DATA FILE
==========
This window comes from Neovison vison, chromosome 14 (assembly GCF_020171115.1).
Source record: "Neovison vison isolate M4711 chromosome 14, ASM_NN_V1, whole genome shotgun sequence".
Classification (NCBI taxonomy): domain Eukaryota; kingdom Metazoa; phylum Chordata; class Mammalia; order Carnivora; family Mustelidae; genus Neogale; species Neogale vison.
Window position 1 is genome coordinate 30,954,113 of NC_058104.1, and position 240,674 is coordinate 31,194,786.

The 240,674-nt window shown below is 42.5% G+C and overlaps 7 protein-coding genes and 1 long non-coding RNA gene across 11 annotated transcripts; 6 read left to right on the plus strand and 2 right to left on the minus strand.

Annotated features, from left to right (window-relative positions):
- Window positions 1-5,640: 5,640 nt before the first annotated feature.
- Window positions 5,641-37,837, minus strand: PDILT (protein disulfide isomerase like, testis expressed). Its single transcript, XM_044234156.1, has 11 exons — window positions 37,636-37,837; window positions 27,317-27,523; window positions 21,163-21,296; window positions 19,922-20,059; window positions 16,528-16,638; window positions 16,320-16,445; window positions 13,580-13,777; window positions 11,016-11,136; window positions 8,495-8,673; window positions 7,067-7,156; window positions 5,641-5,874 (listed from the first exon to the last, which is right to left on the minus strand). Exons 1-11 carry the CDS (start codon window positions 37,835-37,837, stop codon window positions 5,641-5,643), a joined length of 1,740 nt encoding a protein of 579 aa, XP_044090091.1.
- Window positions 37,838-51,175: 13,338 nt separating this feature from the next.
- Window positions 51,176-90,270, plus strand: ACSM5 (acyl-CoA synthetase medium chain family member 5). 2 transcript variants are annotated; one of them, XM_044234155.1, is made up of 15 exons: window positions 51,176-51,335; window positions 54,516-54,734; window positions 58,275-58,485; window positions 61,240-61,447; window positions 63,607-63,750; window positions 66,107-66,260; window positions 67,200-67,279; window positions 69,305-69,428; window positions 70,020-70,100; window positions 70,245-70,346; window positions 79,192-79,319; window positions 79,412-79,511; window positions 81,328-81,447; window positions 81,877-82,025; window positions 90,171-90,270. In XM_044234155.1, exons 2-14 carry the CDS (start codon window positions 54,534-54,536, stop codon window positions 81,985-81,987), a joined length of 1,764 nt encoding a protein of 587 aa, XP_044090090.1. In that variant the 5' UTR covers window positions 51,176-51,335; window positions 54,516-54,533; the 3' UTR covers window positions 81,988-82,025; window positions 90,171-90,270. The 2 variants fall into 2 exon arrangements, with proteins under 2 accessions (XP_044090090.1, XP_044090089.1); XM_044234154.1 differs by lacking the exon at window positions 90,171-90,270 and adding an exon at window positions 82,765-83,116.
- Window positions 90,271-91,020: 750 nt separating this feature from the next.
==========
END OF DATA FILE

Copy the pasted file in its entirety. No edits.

This window comes from Neovison vison, chromosome 14 (assembly GCF_020171115.1).
Source record: "Neovison vison isolate M4711 chromosome 14, ASM_NN_V1, whole genome shotgun sequence".
Classification (NCBI taxonomy): domain Eukaryota; kingdom Metazoa; phylum Chordata; class Mammalia; order Carnivora; family Mustelidae; genus Neogale; species Neogale vison.
Window position 1 is genome coordinate 30,954,113 of NC_058104.1, and position 240,674 is coordinate 31,194,786.

The 240,674-nt window shown below is 42.5% G+C and overlaps 7 protein-coding genes and 1 long non-coding RNA gene across 11 annotated transcripts; 6 read left to right on the plus strand and 2 right to left on the minus strand.

Annotated features, from left to right (window-relative positions):
- Window positions 1-5,640: 5,640 nt before the first annotated feature.
- Window positions 5,641-37,837, minus strand: PDILT (protein disulfide isomerase like, testis expressed). Its single transcript, XM_044234156.1, has 11 exons — window positions 37,636-37,837; window positions 27,317-27,523; window positions 21,163-21,296; window positions 19,922-20,059; window positions 16,528-16,638; window positions 16,320-16,445; window positions 13,580-13,777; window positions 11,016-11,136; window positions 8,495-8,673; window positions 7,067-7,156; window positions 5,641-5,874 (listed from the first exon to the last, which is right to left on the minus strand). Exons 1-11 carry the CDS (start codon window positions 37,835-37,837, stop codon window positions 5,641-5,643), a joined length of 1,740 nt encoding a protein of 579 aa, XP_044090091.1.
- Window positions 37,838-51,175: 13,338 nt separating this feature from the next.
- Window positions 51,176-90,270, plus strand: ACSM5 (acyl-CoA synthetase medium chain family member 5). 2 transcript variants are annotated; one of them, XM_044234155.1, is made up of 15 exons: window positions 51,176-51,335; window positions 54,516-54,734; window positions 58,275-58,485; window positions 61,240-61,447; window positions 63,607-63,750; window positions 66,107-66,260; window positions 67,200-67,279; window positions 69,305-69,428; window positions 70,020-70,100; window positions 70,245-70,346; window positions 79,192-79,319; window positions 79,412-79,511; window positions 81,328-81,447; window positions 81,877-82,025; window positions 90,171-90,270. In XM_044234155.1, exons 2-14 carry the CDS (start codon window positions 54,534-54,536, stop codon window positions 81,985-81,987), a joined length of 1,764 nt encoding a protein of 587 aa, XP_044090090.1. In that variant the 5' UTR covers window positions 51,176-51,335; window positions 54,516-54,533; the 3' UTR covers window positions 81,988-82,025; window positions 90,171-90,270. The 2 variants fall into 2 exon arrangements, with proteins under 2 accessions (XP_044090090.1, XP_044090089.1); XM_044234154.1 differs by lacking the exon at window positions 90,171-90,270 and adding an exon at window positions 82,765-83,116.
- Window positions 90,271-91,020: 750 nt separating this feature from the next.